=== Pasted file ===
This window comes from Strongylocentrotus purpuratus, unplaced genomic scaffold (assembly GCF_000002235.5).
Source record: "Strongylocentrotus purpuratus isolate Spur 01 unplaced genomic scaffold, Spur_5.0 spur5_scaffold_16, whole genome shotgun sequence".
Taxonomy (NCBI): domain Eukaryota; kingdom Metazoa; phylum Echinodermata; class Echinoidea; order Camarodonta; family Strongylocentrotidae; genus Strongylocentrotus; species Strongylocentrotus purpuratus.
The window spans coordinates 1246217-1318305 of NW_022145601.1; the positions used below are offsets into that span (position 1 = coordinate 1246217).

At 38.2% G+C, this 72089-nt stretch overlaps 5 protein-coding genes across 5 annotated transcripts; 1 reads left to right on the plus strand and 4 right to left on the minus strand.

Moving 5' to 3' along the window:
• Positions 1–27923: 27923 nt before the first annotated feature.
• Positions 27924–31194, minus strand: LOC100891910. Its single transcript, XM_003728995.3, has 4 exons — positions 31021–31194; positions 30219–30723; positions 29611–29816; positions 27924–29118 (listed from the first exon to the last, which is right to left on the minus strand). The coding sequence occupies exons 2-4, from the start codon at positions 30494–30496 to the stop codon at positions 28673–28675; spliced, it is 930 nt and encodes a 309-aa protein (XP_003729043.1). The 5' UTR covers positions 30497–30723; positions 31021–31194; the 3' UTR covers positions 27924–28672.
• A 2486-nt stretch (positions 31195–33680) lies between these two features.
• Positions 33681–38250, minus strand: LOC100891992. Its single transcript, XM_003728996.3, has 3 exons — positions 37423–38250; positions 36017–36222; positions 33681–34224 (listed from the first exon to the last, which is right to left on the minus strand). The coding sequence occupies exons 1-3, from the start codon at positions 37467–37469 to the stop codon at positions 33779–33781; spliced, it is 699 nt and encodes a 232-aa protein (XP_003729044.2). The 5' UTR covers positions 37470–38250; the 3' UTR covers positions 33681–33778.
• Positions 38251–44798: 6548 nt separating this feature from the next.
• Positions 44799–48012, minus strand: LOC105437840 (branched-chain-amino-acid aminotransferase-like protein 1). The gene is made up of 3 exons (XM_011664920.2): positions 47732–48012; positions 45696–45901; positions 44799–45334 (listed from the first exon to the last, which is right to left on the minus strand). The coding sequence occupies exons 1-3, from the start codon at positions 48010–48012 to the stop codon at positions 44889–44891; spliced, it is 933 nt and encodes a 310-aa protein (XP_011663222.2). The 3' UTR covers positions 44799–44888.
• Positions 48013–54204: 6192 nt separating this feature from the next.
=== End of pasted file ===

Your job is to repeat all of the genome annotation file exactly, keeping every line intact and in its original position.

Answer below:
This window comes from Strongylocentrotus purpuratus, unplaced genomic scaffold (assembly GCF_000002235.5).
Source record: "Strongylocentrotus purpuratus isolate Spur 01 unplaced genomic scaffold, Spur_5.0 spur5_scaffold_16, whole genome shotgun sequence".
Taxonomy (NCBI): domain Eukaryota; kingdom Metazoa; phylum Echinodermata; class Echinoidea; order Camarodonta; family Strongylocentrotidae; genus Strongylocentrotus; species Strongylocentrotus purpuratus.
The window spans coordinates 1246217-1318305 of NW_022145601.1; the positions used below are offsets into that span (position 1 = coordinate 1246217).

At 38.2% G+C, this 72089-nt stretch overlaps 5 protein-coding genes across 5 annotated transcripts; 1 reads left to right on the plus strand and 4 right to left on the minus strand.

Moving 5' to 3' along the window:
• Positions 1–27923: 27923 nt before the first annotated feature.
• Positions 27924–31194, minus strand: LOC100891910. Its single transcript, XM_003728995.3, has 4 exons — positions 31021–31194; positions 30219–30723; positions 29611–29816; positions 27924–29118 (listed from the first exon to the last, which is right to left on the minus strand). The coding sequence occupies exons 2-4, from the start codon at positions 30494–30496 to the stop codon at positions 28673–28675; spliced, it is 930 nt and encodes a 309-aa protein (XP_003729043.1). The 5' UTR covers positions 30497–30723; positions 31021–31194; the 3' UTR covers positions 27924–28672.
• A 2486-nt stretch (positions 31195–33680) lies between these two features.
• Positions 33681–38250, minus strand: LOC100891992. Its single transcript, XM_003728996.3, has 3 exons — positions 37423–38250; positions 36017–36222; positions 33681–34224 (listed from the first exon to the last, which is right to left on the minus strand). The coding sequence occupies exons 1-3, from the start codon at positions 37467–37469 to the stop codon at positions 33779–33781; spliced, it is 699 nt and encodes a 232-aa protein (XP_003729044.2). The 5' UTR covers positions 37470–38250; the 3' UTR covers positions 33681–33778.
• Positions 38251–44798: 6548 nt separating this feature from the next.
• Positions 44799–48012, minus strand: LOC105437840 (branched-chain-amino-acid aminotransferase-like protein 1). The gene is made up of 3 exons (XM_011664920.2): positions 47732–48012; positions 45696–45901; positions 44799–45334 (listed from the first exon to the last, which is right to left on the minus strand). The coding sequence occupies exons 1-3, from the start codon at positions 48010–48012 to the stop codon at positions 44889–44891; spliced, it is 933 nt and encodes a 310-aa protein (XP_011663222.2). The 3' UTR covers positions 44799–44888.
• Positions 48013–54204: 6192 nt separating this feature from the next.